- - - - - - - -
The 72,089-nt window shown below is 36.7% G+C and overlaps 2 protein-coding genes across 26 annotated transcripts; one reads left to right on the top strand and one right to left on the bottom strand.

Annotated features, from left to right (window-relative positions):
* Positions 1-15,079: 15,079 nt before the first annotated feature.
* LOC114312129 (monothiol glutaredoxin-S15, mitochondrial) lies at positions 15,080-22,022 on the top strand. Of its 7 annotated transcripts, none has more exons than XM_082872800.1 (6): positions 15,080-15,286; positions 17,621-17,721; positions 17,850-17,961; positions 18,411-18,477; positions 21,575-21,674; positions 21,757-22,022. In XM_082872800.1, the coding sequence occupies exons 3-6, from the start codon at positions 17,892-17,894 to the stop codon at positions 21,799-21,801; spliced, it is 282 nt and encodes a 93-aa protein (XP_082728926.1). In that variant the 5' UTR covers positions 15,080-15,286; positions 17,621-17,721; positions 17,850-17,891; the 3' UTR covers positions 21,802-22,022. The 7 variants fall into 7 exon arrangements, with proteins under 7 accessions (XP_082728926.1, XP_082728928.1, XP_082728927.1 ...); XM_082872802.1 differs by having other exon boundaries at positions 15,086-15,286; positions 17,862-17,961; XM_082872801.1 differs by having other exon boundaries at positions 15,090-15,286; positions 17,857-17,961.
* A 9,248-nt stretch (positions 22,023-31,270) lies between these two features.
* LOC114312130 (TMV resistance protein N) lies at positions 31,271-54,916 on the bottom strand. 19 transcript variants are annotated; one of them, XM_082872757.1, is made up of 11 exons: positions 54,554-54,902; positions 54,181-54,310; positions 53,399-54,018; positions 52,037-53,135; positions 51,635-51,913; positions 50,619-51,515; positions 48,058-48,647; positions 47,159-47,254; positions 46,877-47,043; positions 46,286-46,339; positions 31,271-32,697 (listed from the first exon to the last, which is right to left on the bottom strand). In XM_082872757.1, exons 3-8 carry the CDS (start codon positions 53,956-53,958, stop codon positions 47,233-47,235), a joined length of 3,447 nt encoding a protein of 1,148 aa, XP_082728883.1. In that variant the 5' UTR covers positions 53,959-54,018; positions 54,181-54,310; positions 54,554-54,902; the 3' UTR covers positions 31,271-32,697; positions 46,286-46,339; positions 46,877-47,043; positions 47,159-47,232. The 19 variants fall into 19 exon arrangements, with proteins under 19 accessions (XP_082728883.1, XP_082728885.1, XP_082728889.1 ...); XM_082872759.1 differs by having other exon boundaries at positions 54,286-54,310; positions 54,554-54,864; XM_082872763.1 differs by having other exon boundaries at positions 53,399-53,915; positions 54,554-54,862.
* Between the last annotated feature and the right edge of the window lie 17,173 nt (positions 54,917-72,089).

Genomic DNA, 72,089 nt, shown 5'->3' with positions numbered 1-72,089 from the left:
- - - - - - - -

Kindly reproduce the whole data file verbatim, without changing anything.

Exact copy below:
The 72,089-nt window shown below is 36.7% G+C and overlaps 2 protein-coding genes across 26 annotated transcripts; one reads left to right on the top strand and one right to left on the bottom strand.

Annotated features, from left to right (window-relative positions):
* Positions 1-15,079: 15,079 nt before the first annotated feature.
* LOC114312129 (monothiol glutaredoxin-S15, mitochondrial) lies at positions 15,080-22,022 on the top strand. Of its 7 annotated transcripts, none has more exons than XM_082872800.1 (6): positions 15,080-15,286; positions 17,621-17,721; positions 17,850-17,961; positions 18,411-18,477; positions 21,575-21,674; positions 21,757-22,022. In XM_082872800.1, the coding sequence occupies exons 3-6, from the start codon at positions 17,892-17,894 to the stop codon at positions 21,799-21,801; spliced, it is 282 nt and encodes a 93-aa protein (XP_082728926.1). In that variant the 5' UTR covers positions 15,080-15,286; positions 17,621-17,721; positions 17,850-17,891; the 3' UTR covers positions 21,802-22,022. The 7 variants fall into 7 exon arrangements, with proteins under 7 accessions (XP_082728926.1, XP_082728928.1, XP_082728927.1 ...); XM_082872802.1 differs by having other exon boundaries at positions 15,086-15,286; positions 17,862-17,961; XM_082872801.1 differs by having other exon boundaries at positions 15,090-15,286; positions 17,857-17,961.
* A 9,248-nt stretch (positions 22,023-31,270) lies between these two features.
* LOC114312130 (TMV resistance protein N) lies at positions 31,271-54,916 on the bottom strand. 19 transcript variants are annotated; one of them, XM_082872757.1, is made up of 11 exons: positions 54,554-54,902; positions 54,181-54,310; positions 53,399-54,018; positions 52,037-53,135; positions 51,635-51,913; positions 50,619-51,515; positions 48,058-48,647; positions 47,159-47,254; positions 46,877-47,043; positions 46,286-46,339; positions 31,271-32,697 (listed from the first exon to the last, which is right to left on the bottom strand). In XM_082872757.1, exons 3-8 carry the CDS (start codon positions 53,956-53,958, stop codon positions 47,233-47,235), a joined length of 3,447 nt encoding a protein of 1,148 aa, XP_082728883.1. In that variant the 5' UTR covers positions 53,959-54,018; positions 54,181-54,310; positions 54,554-54,902; the 3' UTR covers positions 31,271-32,697; positions 46,286-46,339; positions 46,877-47,043; positions 47,159-47,232. The 19 variants fall into 19 exon arrangements, with proteins under 19 accessions (XP_082728883.1, XP_082728885.1, XP_082728889.1 ...); XM_082872759.1 differs by having other exon boundaries at positions 54,286-54,310; positions 54,554-54,864; XM_082872763.1 differs by having other exon boundaries at positions 53,399-53,915; positions 54,554-54,862.
* Between the last annotated feature and the right edge of the window lie 17,173 nt (positions 54,917-72,089).

Genomic DNA, 72,089 nt, shown 5'->3' with positions numbered 1-72,089 from the left: